NewsSpecial WireAre moderates really gaining in Iran?

Are moderates really gaining in Iran?

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Iran Focus Analysis: London, Sep. 09 – The ascent of the Machiavellian Ayatollah Ali-Akbar Hashemi Rafsanjani to the chairmanship of the Assembly of Experts – a constitutional body comprised of 86 troglodyte clerics entrusted with the task of choosing the Islamic Republic’s Supreme Leader if and when Ali Khamenei dies or becomes incapacitated – has once again prompted the ever-unscrupulous spin-doctors of Iranian affairs to hail the development as a victory of moderates over the hardliners. Iran Focus Analysis

London, Sep. 09 – The ascent of the Machiavellian Ayatollah Ali-Akbar Hashemi Rafsanjani to the chairmanship of the Assembly of Experts – a constitutional body comprised of 86 troglodyte clerics entrusted with the task of choosing the Islamic Republic’s Supreme Leader if and when Ali Khamenei dies or becomes incapacitated – has once again prompted the ever-unscrupulous spin-doctors of Iranian affairs to hail the development as a victory of moderates over the hardliners.

Some have gone as far as suggesting that the development could change the course of Iran’s future political leadership while others have claimed that the election signalled the renewed prominence of more “moderate conservatives” within the political hierarchy.

Such hopes for change through one of the ruling theocracy’s most loyal custodians, however, are as much misplaced as they were in 1989, when Rafsanjani became president. At that time, too, Tehran’s proponents crowned Rafsanjani as the future champion of reforms and moderation within the fundamentalist elite.

Not only did the much-promised liberalisation failed to materialise, but more political opponents were assassinated abroad during Rafsanjani’s tenure than under the arch-patriarch himself, Ayatollah Ruhollah Khomeini. And it was Rafsanjani who put in place Tehran’s clandestine nuclear weapons program.

If anything, the remarks by Supreme Leader Khamenei put a damper on hopes of any change for the better from within Iran’s ruling theocracy. “Owing to its heavy responsibilities vis-à-vis the leadership issue, the Assembly of Experts cannot in principle be a forum for dispute and power struggle. I warn those who worked hand in hand with the propaganda of foreign enemies not to encroach the sanctity of the Assembly of Experts”, he was quoted as saying by state-run media on September 6.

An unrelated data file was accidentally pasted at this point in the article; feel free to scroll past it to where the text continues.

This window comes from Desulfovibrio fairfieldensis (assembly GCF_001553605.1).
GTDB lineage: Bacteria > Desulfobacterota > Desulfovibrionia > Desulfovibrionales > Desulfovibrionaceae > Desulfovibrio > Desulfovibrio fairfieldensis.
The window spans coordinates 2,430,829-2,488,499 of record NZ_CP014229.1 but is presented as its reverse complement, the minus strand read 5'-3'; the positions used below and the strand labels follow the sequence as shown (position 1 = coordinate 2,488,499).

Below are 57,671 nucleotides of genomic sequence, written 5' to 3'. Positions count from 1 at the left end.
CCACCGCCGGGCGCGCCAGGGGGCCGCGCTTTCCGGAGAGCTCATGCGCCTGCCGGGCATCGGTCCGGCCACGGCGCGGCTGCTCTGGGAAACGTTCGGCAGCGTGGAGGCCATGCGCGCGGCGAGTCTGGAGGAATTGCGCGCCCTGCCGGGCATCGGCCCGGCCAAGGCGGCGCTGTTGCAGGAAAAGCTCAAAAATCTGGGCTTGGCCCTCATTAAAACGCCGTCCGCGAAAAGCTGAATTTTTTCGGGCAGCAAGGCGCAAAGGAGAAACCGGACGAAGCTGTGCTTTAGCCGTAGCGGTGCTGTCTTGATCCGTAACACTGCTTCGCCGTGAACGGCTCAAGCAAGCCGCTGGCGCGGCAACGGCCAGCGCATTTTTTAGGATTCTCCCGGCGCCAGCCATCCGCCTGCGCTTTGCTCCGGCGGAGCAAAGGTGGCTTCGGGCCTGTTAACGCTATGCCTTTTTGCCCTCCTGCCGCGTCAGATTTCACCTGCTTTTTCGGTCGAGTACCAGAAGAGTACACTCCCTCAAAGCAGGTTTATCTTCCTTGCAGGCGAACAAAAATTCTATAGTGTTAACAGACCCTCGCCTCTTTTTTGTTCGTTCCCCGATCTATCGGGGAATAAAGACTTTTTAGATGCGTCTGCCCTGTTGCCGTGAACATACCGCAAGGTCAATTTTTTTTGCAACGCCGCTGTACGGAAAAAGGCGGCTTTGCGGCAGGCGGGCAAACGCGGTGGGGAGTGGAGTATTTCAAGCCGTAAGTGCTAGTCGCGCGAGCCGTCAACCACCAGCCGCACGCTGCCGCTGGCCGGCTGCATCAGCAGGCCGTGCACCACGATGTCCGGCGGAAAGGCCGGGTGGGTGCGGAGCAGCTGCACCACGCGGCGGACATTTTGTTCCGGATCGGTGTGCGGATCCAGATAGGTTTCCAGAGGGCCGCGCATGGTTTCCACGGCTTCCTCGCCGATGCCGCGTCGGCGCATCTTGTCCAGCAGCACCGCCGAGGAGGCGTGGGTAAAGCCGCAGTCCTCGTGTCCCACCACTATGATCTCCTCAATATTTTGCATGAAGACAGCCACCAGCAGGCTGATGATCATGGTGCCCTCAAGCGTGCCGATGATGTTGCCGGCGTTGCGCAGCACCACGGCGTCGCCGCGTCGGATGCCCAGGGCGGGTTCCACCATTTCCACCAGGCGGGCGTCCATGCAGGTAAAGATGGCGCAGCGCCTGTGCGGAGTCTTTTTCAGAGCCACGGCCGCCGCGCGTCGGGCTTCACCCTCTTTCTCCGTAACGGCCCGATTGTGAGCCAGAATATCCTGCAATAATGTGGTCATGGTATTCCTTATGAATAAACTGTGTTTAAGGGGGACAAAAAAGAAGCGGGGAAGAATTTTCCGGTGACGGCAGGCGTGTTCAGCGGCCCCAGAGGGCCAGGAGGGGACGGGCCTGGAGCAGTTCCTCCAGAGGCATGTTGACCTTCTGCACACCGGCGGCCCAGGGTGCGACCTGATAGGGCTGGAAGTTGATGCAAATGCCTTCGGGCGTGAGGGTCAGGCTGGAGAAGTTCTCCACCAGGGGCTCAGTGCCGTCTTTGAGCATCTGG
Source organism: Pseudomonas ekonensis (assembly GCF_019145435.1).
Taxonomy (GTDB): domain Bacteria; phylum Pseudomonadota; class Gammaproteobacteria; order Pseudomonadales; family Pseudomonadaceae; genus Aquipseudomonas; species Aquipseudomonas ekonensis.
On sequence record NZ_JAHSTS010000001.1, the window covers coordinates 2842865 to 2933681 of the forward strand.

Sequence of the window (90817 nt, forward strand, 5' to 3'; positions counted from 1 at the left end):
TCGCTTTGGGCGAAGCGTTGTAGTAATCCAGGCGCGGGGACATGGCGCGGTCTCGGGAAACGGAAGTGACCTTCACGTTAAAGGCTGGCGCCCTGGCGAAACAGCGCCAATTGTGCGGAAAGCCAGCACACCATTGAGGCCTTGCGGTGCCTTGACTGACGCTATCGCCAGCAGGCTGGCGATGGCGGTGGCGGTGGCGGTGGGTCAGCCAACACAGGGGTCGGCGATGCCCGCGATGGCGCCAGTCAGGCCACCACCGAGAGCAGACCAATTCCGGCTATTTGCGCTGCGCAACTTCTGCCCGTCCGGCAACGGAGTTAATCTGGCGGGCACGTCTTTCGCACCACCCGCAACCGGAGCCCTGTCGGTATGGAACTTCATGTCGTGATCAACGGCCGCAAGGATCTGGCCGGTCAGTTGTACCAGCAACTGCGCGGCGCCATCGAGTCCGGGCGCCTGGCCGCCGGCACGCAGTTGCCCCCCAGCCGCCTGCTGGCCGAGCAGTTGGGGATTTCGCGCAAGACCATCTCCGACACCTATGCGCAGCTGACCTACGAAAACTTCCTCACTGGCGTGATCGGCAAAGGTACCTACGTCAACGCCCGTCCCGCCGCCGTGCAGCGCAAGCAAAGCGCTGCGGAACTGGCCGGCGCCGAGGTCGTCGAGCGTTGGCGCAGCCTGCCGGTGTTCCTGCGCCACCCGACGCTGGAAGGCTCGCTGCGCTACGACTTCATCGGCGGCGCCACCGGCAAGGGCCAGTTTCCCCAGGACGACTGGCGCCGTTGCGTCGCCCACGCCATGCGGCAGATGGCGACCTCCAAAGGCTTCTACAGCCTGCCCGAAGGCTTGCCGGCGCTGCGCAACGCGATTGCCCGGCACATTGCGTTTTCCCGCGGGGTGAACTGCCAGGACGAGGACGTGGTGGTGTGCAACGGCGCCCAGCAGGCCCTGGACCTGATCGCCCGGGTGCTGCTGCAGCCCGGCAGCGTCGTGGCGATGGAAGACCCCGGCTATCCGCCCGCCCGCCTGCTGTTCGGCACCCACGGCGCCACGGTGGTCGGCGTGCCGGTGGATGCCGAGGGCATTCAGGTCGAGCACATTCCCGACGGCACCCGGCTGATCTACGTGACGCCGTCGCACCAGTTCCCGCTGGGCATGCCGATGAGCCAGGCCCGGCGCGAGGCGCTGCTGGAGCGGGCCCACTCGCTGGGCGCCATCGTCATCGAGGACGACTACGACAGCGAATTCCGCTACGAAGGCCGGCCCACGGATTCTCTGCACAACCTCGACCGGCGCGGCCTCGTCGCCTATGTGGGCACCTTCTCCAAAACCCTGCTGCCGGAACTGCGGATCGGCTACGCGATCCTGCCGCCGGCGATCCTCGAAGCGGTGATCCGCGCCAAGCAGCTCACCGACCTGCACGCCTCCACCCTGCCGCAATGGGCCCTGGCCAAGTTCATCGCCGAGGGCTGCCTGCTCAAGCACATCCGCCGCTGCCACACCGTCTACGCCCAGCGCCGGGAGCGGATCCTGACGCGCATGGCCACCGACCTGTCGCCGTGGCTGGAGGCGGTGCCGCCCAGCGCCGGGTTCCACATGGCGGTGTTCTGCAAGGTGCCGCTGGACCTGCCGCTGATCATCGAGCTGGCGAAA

Just as domestic suppression in the face of continuing dissent at home is absolutely vital for a regime that cannot answer the society’s mounting needs and challenges, its refusal to abide by international norms and regulations, its disregard for global calls to suspend its nuclear activities, and its continuing sponsorship of terrorism, as well as its meddling in Iraq and wreaking havoc elsewhere in the Middle East are not mere choices capable of substantial modification, but rather stringent necessities.

Geopolitical imperatives do not so much hinge on the type of people in power. Rather, they impose certain constraints on a political system to devise strategies in ways which satisfy conditions for its survival. Therefore, those who long for real change in Iran’s policies, must not extend a welcoming hand to individuals interested to preserve the status quo.

For many years, there was talk of a Tehran spring when Mohammad Khatami won the presidency over three others who had been vetted out of a field of some 2,000 candidates in 1997. After 8 years of Khatami, Mahmoud Ahmadinejad’s landslide victory over Hashemi Rafsanjani in 2005 demonstrated how little these pundits knew about the incapacity of the clerical regime to reform itself. But even then, many of them welcomed Ahmadinejad as a populist who would rectify the economy wrought with years of neglect and corruption that began ironically with Rafsanjani’s presidency.

The indisputable realities of the crises the regime is currently faced with notwithstanding, the Assembly of Experts in particular, contrary to the weight given to it, simply does not have a mandate for policy making and has been on the sidelines within the ruling apparatus on such matters. Moreover, Rafsanjani received only 41 votes, which is at least 24 fewer than the number of his votes when selected as the Vice Chair of the Assembly, meaning that his position is rather fragile at best.

His selection does indeed signal a development, albeit not the one Tehran’s apologists desperately try to portray. It speaks volumes about the rapidly diminishing power of Khamenei who failed to dissuade members from voting for Rafsanjani. And, a weakened Supreme Leader has necessarily translated into a weakened regime as a whole, and vice versa. This is an outcome that is certainly not in Rafsanjani’s interests, as it would lead to the system’s implosion.

No wonder that immediately after his selection, Rafsanjani gave assurances that he is not about to rock the boat. “Because of the dangers which threaten us, we should pay attention to the Supreme Leader’s decree for national unity and cohesion”, the French news agency Agence France Presse quoted him as saying on September 4.

The West’s fundamental policy blunder vis-à-vis Iran through the past 28 years has been its continuous but unrewarding efforts to seek a “moderate” within a corrupt ruling elite in the hopes of changing its behaviour on certain matters of dispute. The regime’s fundamental inability to reform, however, has shunned these efforts from the outset.

Genuine change in Iran, therefore, will not stem from within a rigid religious dictatorship. Rather, it would seem that the Iranian people and their democratic resistance are the real actors for change.

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